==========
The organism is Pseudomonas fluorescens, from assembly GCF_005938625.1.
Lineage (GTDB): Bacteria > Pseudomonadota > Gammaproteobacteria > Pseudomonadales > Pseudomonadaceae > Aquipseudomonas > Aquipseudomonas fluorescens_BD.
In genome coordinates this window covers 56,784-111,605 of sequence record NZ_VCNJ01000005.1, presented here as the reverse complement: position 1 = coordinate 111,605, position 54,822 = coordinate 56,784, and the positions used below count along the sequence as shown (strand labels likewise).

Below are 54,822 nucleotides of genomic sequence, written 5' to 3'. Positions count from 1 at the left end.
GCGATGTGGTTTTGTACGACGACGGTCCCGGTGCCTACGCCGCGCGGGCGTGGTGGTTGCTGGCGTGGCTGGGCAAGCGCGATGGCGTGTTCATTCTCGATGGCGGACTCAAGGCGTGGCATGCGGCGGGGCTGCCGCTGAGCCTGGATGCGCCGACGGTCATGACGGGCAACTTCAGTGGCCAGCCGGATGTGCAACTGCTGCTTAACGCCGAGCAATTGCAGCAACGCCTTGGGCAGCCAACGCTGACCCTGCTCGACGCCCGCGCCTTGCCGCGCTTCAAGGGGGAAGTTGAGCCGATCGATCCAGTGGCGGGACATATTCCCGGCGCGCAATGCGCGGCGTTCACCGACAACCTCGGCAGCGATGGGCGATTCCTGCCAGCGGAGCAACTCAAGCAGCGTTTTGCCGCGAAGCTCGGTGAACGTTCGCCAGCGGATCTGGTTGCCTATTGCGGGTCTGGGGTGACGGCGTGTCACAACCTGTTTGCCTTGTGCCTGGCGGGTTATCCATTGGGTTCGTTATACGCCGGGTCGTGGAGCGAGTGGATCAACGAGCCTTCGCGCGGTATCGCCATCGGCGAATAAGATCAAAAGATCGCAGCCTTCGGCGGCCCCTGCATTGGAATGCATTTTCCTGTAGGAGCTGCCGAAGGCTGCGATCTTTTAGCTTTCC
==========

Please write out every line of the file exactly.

The organism is Pseudomonas fluorescens, from assembly GCF_005938625.1.
Lineage (GTDB): Bacteria > Pseudomonadota > Gammaproteobacteria > Pseudomonadales > Pseudomonadaceae > Aquipseudomonas > Aquipseudomonas fluorescens_BD.
In genome coordinates this window covers 56,784-111,605 of sequence record NZ_VCNJ01000005.1, presented here as the reverse complement: position 1 = coordinate 111,605, position 54,822 = coordinate 56,784, and the positions used below count along the sequence as shown (strand labels likewise).

Below are 54,822 nucleotides of genomic sequence, written 5' to 3'. Positions count from 1 at the left end.
GCGATGTGGTTTTGTACGACGACGGTCCCGGTGCCTACGCCGCGCGGGCGTGGTGGTTGCTGGCGTGGCTGGGCAAGCGCGATGGCGTGTTCATTCTCGATGGCGGACTCAAGGCGTGGCATGCGGCGGGGCTGCCGCTGAGCCTGGATGCGCCGACGGTCATGACGGGCAACTTCAGTGGCCAGCCGGATGTGCAACTGCTGCTTAACGCCGAGCAATTGCAGCAACGCCTTGGGCAGCCAACGCTGACCCTGCTCGACGCCCGCGCCTTGCCGCGCTTCAAGGGGGAAGTTGAGCCGATCGATCCAGTGGCGGGACATATTCCCGGCGCGCAATGCGCGGCGTTCACCGACAACCTCGGCAGCGATGGGCGATTCCTGCCAGCGGAGCAACTCAAGCAGCGTTTTGCCGCGAAGCTCGGTGAACGTTCGCCAGCGGATCTGGTTGCCTATTGCGGGTCTGGGGTGACGGCGTGTCACAACCTGTTTGCCTTGTGCCTGGCGGGTTATCCATTGGGTTCGTTATACGCCGGGTCGTGGAGCGAGTGGATCAACGAGCCTTCGCGCGGTATCGCCATCGGCGAATAAGATCAAAAGATCGCAGCCTTCGGCGGCCCCTGCATTGGAATGCATTTTCCTGTAGGAGCTGCCGAAGGCTGCGATCTTTTAGCTTTCC